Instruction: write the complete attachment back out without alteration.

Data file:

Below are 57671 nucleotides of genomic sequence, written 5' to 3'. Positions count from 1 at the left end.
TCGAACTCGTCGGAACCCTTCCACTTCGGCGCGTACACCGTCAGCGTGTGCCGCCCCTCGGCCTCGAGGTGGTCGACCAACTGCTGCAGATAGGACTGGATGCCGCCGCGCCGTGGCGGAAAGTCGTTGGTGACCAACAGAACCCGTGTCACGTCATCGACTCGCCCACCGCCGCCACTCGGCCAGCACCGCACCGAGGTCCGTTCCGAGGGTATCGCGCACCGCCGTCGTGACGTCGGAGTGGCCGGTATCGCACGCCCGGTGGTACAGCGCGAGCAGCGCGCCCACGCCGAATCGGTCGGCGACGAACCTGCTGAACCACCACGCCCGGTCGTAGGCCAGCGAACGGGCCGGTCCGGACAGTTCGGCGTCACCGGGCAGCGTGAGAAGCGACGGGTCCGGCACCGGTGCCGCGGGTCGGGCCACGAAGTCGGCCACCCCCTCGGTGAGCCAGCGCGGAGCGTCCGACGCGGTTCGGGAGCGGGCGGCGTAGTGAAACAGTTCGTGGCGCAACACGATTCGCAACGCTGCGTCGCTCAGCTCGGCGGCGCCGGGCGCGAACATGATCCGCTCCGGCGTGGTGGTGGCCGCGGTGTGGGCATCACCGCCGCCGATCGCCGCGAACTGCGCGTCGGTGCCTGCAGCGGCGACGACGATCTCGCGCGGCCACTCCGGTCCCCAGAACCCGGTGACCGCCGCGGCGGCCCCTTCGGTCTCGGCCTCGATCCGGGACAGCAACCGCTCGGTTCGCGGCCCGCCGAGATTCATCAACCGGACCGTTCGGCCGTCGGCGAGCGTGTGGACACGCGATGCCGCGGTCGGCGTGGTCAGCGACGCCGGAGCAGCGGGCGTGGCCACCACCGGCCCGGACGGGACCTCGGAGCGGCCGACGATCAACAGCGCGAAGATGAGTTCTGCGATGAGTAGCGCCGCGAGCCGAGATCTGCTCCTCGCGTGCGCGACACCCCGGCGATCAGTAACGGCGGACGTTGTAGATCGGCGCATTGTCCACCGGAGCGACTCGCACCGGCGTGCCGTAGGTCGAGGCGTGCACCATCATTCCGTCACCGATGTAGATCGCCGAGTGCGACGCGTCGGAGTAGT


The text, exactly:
Below are 57671 nucleotides of genomic sequence, written 5' to 3'. Positions count from 1 at the left end.
TCGAACTCGTCGGAACCCTTCCACTTCGGCGCGTACACCGTCAGCGTGTGCCGCCCCTCGGCCTCGAGGTGGTCGACCAACTGCTGCAGATAGGACTGGATGCCGCCGCGCCGTGGCGGAAAGTCGTTGGTGACCAACAGAACCCGTGTCACGTCATCGACTCGCCCACCGCCGCCACTCGGCCAGCACCGCACCGAGGTCCGTTCCGAGGGTATCGCGCACCGCCGTCGTGACGTCGGAGTGGCCGGTATCGCACGCCCGGTGGTACAGCGCGAGCAGCGCGCCCACGCCGAATCGGTCGGCGACGAACCTGCTGAACCACCACGCCCGGTCGTAGGCCAGCGAACGGGCCGGTCCGGACAGTTCGGCGTCACCGGGCAGCGTGAGAAGCGACGGGTCCGGCACCGGTGCCGCGGGTCGGGCCACGAAGTCGGCCACCCCCTCGGTGAGCCAGCGCGGAGCGTCCGACGCGGTTCGGGAGCGGGCGGCGTAGTGAAACAGTTCGTGGCGCAACACGATTCGCAACGCTGCGTCGCTCAGCTCGGCGGCGCCGGGCGCGAACATGATCCGCTCCGGCGTGGTGGTGGCCGCGGTGTGGGCATCACCGCCGCCGATCGCCGCGAACTGCGCGTCGGTGCCTGCAGCGGCGACGACGATCTCGCGCGGCCACTCCGGTCCCCAGAACCCGGTGACCGCCGCGGCGGCCCCTTCGGTCTCGGCCTCGATCCGGGACAGCAACCGCTCGGTTCGCGGCCCGCCGAGATTCATCAACCGGACCGTTCGGCCGTCGGCGAGCGTGTGGACACGCGATGCCGCGGTCGGCGTGGTCAGCGACGCCGGAGCAGCGGGCGTGGCCACCACCGGCCCGGACGGGACCTCGGAGCGGCCGACGATCAACAGCGCGAAGATGAGTTCTGCGATGAGTAGCGCCGCGAGCCGAGATCTGCTCCTCGCGTGCGCGACACCCCGGCGATCAGTAACGGCGGACGTTGTAGATCGGCGCATTGTCCACCGGAGCGACTCGCACCGGCGTGCCGTAGGTCGAGGCGTGCACCATCATTCCGTCACCGATGTAGATCGCCGAGTGCGACGCGTCGGAGTAGT